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Uncanny Vision of the Future Fills His Books : Science Fiction Author Robert Heinlein Makes Living Writing About Things Before They Occur

December 19, 1985|DAVID JOHNSTON | Times Staff Writer

SANTA CRUZ — Robert A. Heinlein, the reclusive science fiction author, writes history before it happens.

Impossible?

Well, in 1940, when America was at peace with fascism, one of Heinlein's first short stories predicted that atomic weapons would end the coming world war. In the 1800s other science fiction writers fantasized about nuclear weapons, but Heinlein foresaw that the United States would be first to use them.

Over the years Heinlein has repeatedly written history before it happened, fantasizing in print about water beds and an electronic defense shield that President Reagan now proposes as his Strategic Defense Initiative.

In 45 books and dozens of short stories, Heinlein has built a global audience in the millions, especially among young people drawn to his vision of the lone male genius on the Last Frontier who prevails against any organized authority that dares to restrict his potential. Heinlein favors self-made men--and he has given life almost everlasting to virile adventurers like Lazarus Long, whose time covers at least 10,000 years.

One of His Last Novels

But in a rare interview at his home near here, he said that his newest book, "The Cat Who Walks Through Walls" (Putnam: $17.95), which resurrects Lazarus Long, may be one of his last novels.

"I used to work 12 hours a day, but now it's hard to work four hours a day," Heinlein observed from a secretarial chair in the wedge-shaped office that makes up one slice of his round yellow Slumpstone home.

His breath is short now, the legacy of the cigarettes he gave up 21 years ago after growing ill on a vacation in Papeete and a bout with TB half a century ago that forced him to retire as a Navy officer after just five years.

"Any exertion at all is too much. . . . I've got emphysema, a terminal disease, but I'll be a long time going and I've got no complaints, sergeant, no complaints," he said, grinning defiantly. "I'm 78 and that's a lot longer than I expected to live because life expectancy in 1907, when I was born, was 50."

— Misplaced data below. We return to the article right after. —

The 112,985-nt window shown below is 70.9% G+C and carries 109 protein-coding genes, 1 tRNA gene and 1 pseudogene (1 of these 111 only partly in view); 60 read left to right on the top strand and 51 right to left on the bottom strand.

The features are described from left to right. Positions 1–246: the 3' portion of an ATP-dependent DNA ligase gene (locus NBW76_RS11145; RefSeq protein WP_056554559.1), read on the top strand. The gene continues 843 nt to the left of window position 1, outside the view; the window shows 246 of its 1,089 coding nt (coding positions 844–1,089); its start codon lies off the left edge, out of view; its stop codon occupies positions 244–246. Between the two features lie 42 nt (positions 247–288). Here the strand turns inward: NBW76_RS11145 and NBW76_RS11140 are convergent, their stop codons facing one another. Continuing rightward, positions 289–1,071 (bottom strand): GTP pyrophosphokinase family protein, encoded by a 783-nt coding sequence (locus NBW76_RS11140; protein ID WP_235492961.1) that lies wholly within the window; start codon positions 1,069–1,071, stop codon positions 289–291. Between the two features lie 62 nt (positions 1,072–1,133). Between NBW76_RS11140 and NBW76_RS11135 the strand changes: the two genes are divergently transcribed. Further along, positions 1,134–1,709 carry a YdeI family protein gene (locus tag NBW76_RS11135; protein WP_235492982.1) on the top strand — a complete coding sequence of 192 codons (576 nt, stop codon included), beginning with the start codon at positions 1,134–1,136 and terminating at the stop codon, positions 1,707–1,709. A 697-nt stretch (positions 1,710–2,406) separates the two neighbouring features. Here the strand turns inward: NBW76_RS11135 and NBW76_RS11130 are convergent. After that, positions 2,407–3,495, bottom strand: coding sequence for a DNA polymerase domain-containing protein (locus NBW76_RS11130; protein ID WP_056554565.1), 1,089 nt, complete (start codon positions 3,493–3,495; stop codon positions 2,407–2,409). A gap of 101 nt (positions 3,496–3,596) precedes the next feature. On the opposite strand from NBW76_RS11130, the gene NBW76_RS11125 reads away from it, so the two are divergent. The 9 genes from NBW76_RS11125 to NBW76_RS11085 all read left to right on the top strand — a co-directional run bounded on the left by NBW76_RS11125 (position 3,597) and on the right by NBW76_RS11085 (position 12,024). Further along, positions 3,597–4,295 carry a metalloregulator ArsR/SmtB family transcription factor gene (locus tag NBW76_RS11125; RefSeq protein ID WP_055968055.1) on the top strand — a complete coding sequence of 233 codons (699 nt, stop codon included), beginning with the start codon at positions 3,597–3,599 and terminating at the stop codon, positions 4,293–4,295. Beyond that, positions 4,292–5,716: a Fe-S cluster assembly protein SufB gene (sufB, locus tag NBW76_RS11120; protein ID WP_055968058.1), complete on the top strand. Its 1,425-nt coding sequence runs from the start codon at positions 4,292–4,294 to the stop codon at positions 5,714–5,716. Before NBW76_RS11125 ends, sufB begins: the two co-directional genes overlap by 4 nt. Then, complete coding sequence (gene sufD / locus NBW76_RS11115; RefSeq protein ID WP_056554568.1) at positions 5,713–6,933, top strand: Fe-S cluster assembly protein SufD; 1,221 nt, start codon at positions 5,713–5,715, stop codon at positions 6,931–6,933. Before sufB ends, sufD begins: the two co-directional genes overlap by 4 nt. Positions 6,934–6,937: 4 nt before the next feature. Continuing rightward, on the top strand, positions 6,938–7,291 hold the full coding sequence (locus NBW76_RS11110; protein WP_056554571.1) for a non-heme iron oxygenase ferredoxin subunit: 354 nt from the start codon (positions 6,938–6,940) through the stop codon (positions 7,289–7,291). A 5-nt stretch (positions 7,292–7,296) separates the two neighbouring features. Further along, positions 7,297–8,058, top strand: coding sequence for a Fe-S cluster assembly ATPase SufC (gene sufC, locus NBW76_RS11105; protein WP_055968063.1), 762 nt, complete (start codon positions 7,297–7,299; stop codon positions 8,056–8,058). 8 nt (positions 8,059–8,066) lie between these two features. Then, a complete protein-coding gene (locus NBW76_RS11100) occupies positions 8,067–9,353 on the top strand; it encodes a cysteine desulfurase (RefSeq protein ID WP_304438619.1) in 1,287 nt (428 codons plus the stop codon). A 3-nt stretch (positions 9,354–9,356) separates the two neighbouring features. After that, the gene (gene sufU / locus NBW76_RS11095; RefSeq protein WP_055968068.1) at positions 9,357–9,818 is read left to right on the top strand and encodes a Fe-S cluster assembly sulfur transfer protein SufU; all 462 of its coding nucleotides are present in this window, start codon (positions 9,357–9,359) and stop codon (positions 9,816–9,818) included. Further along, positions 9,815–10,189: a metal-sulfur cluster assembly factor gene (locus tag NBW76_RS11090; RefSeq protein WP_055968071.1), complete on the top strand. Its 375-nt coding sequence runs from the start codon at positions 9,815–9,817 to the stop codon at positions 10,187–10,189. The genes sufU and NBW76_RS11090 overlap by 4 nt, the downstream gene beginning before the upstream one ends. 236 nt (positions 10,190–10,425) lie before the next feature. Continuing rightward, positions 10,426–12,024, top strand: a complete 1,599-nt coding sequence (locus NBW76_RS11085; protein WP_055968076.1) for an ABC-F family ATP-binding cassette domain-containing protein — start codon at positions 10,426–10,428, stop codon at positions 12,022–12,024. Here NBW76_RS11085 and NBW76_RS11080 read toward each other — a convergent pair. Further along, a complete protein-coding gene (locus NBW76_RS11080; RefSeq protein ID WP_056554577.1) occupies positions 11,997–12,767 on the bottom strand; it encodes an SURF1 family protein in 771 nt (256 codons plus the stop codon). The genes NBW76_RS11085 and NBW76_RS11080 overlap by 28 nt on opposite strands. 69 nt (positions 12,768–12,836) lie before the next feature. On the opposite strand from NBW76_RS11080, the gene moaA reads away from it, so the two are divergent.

And besides, he added, the future history of America is an experience he would just as soon not share.

"This country has been corrupted by what I call the 'wimp philosophy,' the idea that violence never settled anything," Heinlein said, noting that the cold reality is that "violence has settled more issues than anything else known in human history."

Decline in 40 Years

Heinlein, a 1929 Annapolis graduate whose polished Naval sword hangs in his office, said the "wimp philosophy" is hastening the day when American history will be taught the way Roman history is: only in the past tense.

"Look we haven't been smart at any time in the past 40 years so why should we get smart now?" he asked. "Both the liberals and the conservatives have seen the problems--it doesn't take very good eyesight to see that things have gone to hell in the past four decades.

"It is very easy for a man to grasp the notion that he has rights, but it is another for him to grasp that he has responsibilities," Heinlein said, adding that "to make democracy work the people should be aristocrats; they have to have a certain amount of nobility in the soul. . . ."

Heinlein thinks of himself as a libertarian. His work is so filled with ideological contradictions that critics have called him, in print, both a centrist and a fascist.

"To my taste government should be limited to exterior defense, interior defense and adjudication--and you'll notice I didn't say anything about public roads, public schools," he said.

Heinlein said he believes concern about economic security is draining the public purse with dire consequences for the soul of the country. "It hasn't been demonstrated yet that democracy is here to stay," Heinlein said.

Heinlein underwent high-risk surgery a few years ago to correct a blood flow problem that interfered with his thinking. He recovered well, his mind today is lucid and his creative vision undimmed.

Atop a row of filing cabinets, some of them padlocked and marked "classified," sat piles of 3x5 cards with handwritten notes for "Opus 189," his as-yet-untitled next novel.

One card served as a self-reminder that the book must deal with an important issue, that no deadline looms and work should be done at a pace his health allows, that Lazarus Long or some similarly appealing character should be portrayed and that "it should be long enough to justify the same contract as 'The Cat Who Walks Through Walls.' "

Literary Roots

The last item reflects Heinlein's literary roots. On forced Navy retirement, Heinlein found himself pressed to meet a mortgage payment in 1939 when he read an announcement for a short story contest with a $50 prize.

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